The Three Big Challenges to the Chinese Economy in 2020

First, there is the risk of a resurgence of the virus outbreak, due either to imported cases or transition through asymptomatic carriers of the virus. The possibility of a second wave from imported cases is rising, as the spread outside China has become serious. In the case of a resurgence of the virus spread, another round of strict lockdowns and other stringent traffic control measures will have to be imposed, which will devastate the economy. The struggle to balance business resumption and disease control will be further prolonged. 

Second, the outbreak will severely affect the world economy and pose additional challenges on China’s economy. In its latest outlook, the International Monetary Fund estimated that world output is expected to contract by 3%, with world trade down by 11% in 2020 and advanced economies performing the worst. These factors will have a significant negative impact on China, which depends on external demand and trade-related production activities. 

Third, a prolonged depression in the global economy may trigger a new wave of production configuration. Economic hardship may reinforce protectionist tendencies worldwide. Countries will also try to bring production back home and shorten global supply chains to better manage risks. As the world’s largest exporter and as an important link in global supply chains, the Chinese economy is severely affected by such trends. 

The Chinese Economy Should Remain Steady in 2020

There is little doubt that the economy will perform considerably worse in 2020 than originally targeted, which was a growth of around 5.5% to achieve the government’s centennial goal of doubling its economy between 2010 and 2020. Nonetheless, we believe that recovery is on the way, and the Chinese economy will likely fare better than many of its neighbors and achieve an annual growth of 2%-3% this year. 

As of April, the large majority of businesses have restarted operations, including those in Wuhan. While China’s economy indeed depends heavily on trade and its related production activities, policies have been issued to encourage domestic demand, such as consumption coupons and product-specific subsidies.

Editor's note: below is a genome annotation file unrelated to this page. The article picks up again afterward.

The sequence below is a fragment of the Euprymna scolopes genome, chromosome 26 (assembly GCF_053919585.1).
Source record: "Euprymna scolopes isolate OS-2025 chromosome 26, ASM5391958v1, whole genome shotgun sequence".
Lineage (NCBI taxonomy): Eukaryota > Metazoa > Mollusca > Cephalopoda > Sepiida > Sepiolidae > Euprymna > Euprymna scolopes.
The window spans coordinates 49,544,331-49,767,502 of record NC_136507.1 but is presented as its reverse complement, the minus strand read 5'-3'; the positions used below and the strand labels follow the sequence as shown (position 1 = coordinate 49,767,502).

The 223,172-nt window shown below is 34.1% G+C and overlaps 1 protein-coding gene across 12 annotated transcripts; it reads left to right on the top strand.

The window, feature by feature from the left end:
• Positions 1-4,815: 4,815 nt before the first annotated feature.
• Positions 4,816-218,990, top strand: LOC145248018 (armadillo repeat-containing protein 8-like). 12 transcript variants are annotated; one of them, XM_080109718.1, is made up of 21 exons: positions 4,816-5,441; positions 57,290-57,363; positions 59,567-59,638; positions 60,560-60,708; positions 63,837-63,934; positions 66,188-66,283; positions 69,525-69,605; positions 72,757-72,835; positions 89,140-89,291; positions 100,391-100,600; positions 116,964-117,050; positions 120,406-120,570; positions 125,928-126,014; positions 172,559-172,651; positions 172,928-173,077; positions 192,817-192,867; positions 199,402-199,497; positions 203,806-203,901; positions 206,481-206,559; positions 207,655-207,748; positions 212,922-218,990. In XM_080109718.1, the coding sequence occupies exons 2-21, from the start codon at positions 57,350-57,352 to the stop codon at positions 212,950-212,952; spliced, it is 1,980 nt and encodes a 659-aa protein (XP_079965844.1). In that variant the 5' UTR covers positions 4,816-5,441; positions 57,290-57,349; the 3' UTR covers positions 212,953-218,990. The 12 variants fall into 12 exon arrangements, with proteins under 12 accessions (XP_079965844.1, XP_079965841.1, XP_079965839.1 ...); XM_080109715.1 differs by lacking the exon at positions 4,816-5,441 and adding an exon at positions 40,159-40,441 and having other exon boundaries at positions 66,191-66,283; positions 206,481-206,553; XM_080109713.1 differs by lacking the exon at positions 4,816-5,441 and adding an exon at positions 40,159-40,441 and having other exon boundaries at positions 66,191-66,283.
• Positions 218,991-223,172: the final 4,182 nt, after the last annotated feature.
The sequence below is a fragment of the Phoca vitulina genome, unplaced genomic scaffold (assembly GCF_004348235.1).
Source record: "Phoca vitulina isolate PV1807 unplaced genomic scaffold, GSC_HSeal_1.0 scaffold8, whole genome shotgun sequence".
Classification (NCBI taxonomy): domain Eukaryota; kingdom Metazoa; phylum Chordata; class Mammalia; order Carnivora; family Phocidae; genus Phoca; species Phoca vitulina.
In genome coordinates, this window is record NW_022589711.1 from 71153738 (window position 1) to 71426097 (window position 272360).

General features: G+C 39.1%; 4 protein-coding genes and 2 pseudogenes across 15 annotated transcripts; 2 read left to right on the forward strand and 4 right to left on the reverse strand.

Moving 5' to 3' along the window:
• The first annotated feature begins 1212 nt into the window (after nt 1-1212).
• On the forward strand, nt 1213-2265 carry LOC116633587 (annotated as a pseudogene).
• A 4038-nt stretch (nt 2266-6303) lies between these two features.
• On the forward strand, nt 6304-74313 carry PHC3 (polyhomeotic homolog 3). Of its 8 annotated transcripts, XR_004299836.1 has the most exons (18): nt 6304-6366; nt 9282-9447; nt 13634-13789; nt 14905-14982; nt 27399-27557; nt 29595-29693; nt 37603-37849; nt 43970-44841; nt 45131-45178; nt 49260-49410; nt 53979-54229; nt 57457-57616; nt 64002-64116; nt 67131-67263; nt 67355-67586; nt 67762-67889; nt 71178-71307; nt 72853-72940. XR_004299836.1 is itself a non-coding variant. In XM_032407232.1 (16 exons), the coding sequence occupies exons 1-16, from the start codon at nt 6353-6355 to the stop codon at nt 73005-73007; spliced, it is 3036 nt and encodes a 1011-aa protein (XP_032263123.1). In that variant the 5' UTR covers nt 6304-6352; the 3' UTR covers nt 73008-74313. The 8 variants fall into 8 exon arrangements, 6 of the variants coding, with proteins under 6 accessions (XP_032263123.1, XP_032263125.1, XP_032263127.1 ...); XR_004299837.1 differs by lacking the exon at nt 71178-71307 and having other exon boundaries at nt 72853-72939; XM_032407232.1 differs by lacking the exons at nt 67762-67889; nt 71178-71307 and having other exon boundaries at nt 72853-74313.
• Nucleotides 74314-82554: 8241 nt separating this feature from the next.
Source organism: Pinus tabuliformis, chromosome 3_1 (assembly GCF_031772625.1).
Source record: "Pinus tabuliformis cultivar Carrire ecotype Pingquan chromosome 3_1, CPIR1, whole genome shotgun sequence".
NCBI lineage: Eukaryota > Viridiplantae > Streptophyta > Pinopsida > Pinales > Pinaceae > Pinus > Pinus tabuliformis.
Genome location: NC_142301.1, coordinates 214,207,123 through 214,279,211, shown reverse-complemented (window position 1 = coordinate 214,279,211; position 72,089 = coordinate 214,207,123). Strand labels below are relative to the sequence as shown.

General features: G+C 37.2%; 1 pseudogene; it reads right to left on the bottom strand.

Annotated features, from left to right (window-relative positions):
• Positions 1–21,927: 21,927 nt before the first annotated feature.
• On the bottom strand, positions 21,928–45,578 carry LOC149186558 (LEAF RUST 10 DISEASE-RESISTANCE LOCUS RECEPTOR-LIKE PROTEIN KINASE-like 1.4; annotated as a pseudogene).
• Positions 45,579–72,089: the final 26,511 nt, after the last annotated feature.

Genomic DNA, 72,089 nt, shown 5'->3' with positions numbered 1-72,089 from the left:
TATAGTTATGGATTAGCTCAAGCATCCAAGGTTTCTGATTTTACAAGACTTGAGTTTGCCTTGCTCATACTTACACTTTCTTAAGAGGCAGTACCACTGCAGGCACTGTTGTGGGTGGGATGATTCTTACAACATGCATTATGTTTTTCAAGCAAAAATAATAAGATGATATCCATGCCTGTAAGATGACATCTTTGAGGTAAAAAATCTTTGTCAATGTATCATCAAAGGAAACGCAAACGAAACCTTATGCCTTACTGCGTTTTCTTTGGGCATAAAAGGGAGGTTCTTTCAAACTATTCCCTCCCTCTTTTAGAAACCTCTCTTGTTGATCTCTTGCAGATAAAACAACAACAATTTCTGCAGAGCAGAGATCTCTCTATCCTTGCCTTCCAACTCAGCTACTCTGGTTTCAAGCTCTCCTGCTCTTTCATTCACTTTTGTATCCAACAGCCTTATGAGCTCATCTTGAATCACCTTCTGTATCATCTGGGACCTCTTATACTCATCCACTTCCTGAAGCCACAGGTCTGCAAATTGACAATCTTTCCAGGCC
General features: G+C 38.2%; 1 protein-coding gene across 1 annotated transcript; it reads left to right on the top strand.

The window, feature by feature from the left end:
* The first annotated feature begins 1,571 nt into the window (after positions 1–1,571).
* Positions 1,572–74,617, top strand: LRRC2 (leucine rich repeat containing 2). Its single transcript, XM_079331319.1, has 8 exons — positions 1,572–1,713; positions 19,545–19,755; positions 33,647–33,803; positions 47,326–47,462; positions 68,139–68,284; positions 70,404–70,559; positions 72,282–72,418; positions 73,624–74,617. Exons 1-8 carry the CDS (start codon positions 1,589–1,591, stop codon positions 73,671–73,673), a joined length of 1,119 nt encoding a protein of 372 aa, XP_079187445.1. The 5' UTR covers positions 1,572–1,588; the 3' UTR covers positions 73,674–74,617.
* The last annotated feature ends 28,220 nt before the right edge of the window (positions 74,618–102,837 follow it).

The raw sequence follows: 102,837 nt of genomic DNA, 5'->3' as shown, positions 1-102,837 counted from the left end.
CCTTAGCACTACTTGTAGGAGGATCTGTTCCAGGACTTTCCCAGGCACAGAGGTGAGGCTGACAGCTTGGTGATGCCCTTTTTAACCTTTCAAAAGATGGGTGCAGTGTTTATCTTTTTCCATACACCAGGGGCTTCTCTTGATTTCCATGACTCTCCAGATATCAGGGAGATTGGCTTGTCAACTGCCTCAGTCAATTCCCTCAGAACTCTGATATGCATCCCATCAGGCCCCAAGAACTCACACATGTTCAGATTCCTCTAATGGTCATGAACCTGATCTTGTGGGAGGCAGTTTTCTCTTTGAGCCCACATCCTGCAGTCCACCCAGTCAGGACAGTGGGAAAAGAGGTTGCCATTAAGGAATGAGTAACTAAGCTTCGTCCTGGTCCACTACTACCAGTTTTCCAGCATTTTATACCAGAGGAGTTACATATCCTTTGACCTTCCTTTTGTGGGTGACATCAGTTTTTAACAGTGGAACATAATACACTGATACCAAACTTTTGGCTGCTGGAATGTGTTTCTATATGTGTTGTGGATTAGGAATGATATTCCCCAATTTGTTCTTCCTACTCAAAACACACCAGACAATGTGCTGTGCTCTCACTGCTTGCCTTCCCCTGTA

Infrastructure Priorities

The government also announced new infrastructure investment priorities, such as those in 5G information technology; those that help apply internet, big data, AI and other technologies to enhance traditional sectors; and those for scientific research and R&D activities. 

A more difficult challenge is the disruption in global value chains and the reconfiguration of multinationals’ production facilities away from China, one which will have ominous ramifications for the economy’s long-term prospects. From an economic perspective, continued reforms are essential to enhance the economy’s resilience. 

In early April, the government announced that it will embark on new reforms to improve the allocation of markets for various factors of production, including labor, land, capital, technology and data. This, in turn, could lead to further structural reforms in land management, household registration, the financial system and the rules on research and development. If done properly, all this might unleash new growth and prosperity in China.

Sarah Tong

Senior Research Fellow at the National University of Singapore

Sarah Tong is a senior research fellow at the East Asian Institute at the National University of Singapore. She holds a Ph.D. in economics from the University of California at San Diego.

Li Yao

Research Fellow at the National University of Singapore

Li Yao is a research fellow at the East Asian Institute at the National University of Singapore. She holds a Ph.D. in economics from the University of Hawaii at Manoa.